It ends, sung in hushed, soft voice, with ‘Dreams’, a simple strummed love song lullaby, while Vol 2 returns to a real life historical narrative and the Vietnam War with the urgent bodhran drive of ‘The Ghost Of Hugh Thompson’, he being the former warrant officer in the 123rd Aviation Battalion of the 23rd Infantry Division who helped stop the My Lai Massacre in 1968, threatening and blocking the American officers and enlisted soldiers who were carrying out the killings and subsequently testifying against them. As such, as well as celebrating the now forgotten hero, the song is a timely reminder about taking a stand for what you think is right in the face of wrongdoing.
A duet with Caroline Cotter, the poignant slow-waltzing ‘Longing’ is another social issues number, this time addressing the practical and emotional challenges faced with Alzheimer’s sufferers and their carers (“her late husband always would point out the way, now she can’t recall how to get home”), “cloistered and covered, confused, their wishes are tossed between promise and prayer, longing for lives they once knew”.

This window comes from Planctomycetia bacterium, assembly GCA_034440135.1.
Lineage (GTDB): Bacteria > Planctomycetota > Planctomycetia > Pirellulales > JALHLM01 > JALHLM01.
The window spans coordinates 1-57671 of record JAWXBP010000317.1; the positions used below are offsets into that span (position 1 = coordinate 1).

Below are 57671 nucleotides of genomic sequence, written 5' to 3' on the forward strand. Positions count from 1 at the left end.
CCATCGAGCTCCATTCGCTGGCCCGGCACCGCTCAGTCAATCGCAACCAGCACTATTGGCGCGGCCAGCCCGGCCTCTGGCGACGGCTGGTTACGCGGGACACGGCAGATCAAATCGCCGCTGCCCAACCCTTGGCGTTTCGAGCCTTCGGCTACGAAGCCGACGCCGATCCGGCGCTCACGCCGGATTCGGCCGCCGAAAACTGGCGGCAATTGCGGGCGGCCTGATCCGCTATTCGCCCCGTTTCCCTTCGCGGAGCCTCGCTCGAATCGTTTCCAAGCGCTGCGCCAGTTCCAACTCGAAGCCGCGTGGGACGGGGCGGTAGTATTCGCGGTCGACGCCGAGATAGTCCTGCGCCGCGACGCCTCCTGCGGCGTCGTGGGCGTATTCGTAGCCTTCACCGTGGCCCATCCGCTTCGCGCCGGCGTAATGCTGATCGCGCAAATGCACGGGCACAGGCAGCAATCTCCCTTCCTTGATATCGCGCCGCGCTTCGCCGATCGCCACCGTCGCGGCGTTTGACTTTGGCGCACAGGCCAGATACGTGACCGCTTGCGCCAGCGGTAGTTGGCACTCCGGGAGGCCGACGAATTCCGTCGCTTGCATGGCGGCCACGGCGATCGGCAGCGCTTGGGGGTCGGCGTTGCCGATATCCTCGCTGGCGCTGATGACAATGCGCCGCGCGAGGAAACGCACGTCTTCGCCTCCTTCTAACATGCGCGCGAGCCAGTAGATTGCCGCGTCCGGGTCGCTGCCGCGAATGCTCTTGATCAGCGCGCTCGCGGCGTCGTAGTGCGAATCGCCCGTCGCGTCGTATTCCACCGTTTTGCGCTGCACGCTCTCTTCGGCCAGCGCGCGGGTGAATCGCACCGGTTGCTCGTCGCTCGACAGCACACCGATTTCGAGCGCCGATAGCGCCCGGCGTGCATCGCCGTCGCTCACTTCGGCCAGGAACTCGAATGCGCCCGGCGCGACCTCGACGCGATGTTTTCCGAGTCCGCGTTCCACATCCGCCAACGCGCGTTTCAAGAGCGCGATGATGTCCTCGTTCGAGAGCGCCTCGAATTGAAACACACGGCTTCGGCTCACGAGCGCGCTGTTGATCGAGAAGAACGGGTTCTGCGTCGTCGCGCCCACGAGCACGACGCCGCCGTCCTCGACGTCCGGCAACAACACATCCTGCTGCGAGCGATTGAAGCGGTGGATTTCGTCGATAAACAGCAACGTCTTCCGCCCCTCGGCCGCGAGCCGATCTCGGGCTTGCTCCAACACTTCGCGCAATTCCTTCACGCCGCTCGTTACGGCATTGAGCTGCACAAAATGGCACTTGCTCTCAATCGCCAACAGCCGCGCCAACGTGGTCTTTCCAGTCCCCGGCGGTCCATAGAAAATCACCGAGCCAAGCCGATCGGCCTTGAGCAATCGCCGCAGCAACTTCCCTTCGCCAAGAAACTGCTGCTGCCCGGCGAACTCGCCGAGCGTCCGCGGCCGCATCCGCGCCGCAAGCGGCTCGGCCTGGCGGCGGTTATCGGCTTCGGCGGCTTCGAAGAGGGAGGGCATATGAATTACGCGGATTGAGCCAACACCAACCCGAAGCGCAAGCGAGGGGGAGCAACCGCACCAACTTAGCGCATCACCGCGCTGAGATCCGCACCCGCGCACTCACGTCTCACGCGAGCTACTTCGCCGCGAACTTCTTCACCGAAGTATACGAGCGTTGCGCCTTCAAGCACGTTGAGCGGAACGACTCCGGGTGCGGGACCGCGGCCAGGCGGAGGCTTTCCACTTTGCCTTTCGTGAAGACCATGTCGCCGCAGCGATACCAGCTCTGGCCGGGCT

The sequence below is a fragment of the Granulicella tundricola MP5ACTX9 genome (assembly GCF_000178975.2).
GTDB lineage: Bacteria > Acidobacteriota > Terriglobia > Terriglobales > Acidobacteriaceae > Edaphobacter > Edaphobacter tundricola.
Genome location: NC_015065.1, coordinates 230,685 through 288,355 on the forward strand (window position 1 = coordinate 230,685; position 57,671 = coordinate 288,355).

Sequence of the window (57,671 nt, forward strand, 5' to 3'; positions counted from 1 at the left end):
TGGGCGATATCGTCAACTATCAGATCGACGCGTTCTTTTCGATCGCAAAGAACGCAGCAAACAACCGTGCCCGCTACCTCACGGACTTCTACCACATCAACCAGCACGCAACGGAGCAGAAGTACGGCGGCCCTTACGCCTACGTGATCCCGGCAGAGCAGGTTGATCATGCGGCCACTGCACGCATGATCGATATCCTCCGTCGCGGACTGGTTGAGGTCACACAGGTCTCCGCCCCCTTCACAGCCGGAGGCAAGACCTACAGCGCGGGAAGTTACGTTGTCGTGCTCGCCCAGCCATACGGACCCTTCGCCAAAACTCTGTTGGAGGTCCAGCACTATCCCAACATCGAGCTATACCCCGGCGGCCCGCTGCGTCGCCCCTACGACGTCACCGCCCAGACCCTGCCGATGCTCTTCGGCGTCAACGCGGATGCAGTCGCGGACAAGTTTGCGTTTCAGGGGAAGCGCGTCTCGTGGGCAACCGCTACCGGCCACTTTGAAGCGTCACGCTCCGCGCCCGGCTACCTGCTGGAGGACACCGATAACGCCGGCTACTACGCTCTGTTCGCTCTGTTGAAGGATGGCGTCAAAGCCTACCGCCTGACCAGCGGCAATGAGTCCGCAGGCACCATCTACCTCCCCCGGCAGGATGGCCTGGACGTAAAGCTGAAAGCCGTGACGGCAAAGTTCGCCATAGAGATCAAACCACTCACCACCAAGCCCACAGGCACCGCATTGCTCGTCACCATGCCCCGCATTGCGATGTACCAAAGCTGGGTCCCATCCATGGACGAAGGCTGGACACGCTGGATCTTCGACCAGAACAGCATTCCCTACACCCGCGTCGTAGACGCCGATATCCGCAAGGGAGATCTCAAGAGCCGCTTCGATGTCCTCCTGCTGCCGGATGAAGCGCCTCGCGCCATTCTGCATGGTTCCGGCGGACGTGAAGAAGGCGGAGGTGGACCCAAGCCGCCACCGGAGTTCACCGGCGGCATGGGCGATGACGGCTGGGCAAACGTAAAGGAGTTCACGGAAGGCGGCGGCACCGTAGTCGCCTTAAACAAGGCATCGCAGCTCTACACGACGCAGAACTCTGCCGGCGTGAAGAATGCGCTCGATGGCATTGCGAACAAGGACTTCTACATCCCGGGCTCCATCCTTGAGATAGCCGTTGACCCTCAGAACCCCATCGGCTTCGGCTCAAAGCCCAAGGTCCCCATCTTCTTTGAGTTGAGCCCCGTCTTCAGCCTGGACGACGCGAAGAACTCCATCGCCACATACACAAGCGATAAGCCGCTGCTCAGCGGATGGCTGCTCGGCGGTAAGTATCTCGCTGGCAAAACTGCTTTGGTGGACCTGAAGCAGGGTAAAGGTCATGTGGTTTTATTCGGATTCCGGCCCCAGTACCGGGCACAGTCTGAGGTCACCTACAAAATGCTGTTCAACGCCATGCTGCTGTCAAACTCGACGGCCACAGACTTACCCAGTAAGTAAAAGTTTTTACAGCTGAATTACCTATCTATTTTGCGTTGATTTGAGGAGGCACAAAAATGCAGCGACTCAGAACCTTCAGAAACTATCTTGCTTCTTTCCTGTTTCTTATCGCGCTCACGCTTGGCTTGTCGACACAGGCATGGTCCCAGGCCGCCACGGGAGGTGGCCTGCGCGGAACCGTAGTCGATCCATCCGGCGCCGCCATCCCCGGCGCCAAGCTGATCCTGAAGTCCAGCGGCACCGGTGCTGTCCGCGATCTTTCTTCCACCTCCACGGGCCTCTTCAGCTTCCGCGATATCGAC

A bluesier slow sway number, ‘Truth (I Will Rise)’ takes the approach of Truth being a sentient being (“I have only five letters that make up my name, my siblings are Justice and Freedom”), caught up in a dangerous game and commenting on the state of contemporary America, once defended by patriots and tears but now distorted to serve political ends, yet refusing to be silenced.
Keeping the social commentary burning, fuelled by his involvement in a project to aid residents in rural eastern Kentucky, opening with clattering percussion and resonant baritone guitar ‘Long, Long Ago’ laments the decline of the coal industry with a stark Appalachian feel and a rhythm that strikes like picks hitting a seam. The call to action continues to sound with the chugging Guthrie-esque strum of ‘Are You Sleeping?’ as he declares “our society is bleeding” with everyone “wondering where to cast the blame”.
The album ends on softer notes, ‘Still Calling’, featuring David Rimelis on violin, is a brushed snare paced love letter to those who, for whatever reason, are no longer with us, while the stately, but slowly gathering slow waltz piano ballad ‘Endless Horizons’ looks back on childhood and forward to the paths and uncertainties ahead as we set out into the world. Finally, comes ‘Somersetin Lullaby’, a brief Spanish guitar instrumental paying nostalgic tribute to the land here he grew up, a wistful close to an album that burns with anger, beats with compassion and radiates with hope; it couldn’t come at a better time.
Artist’s website: https://gordonthomasward.com/
‘Piety Of Thieves’ – live: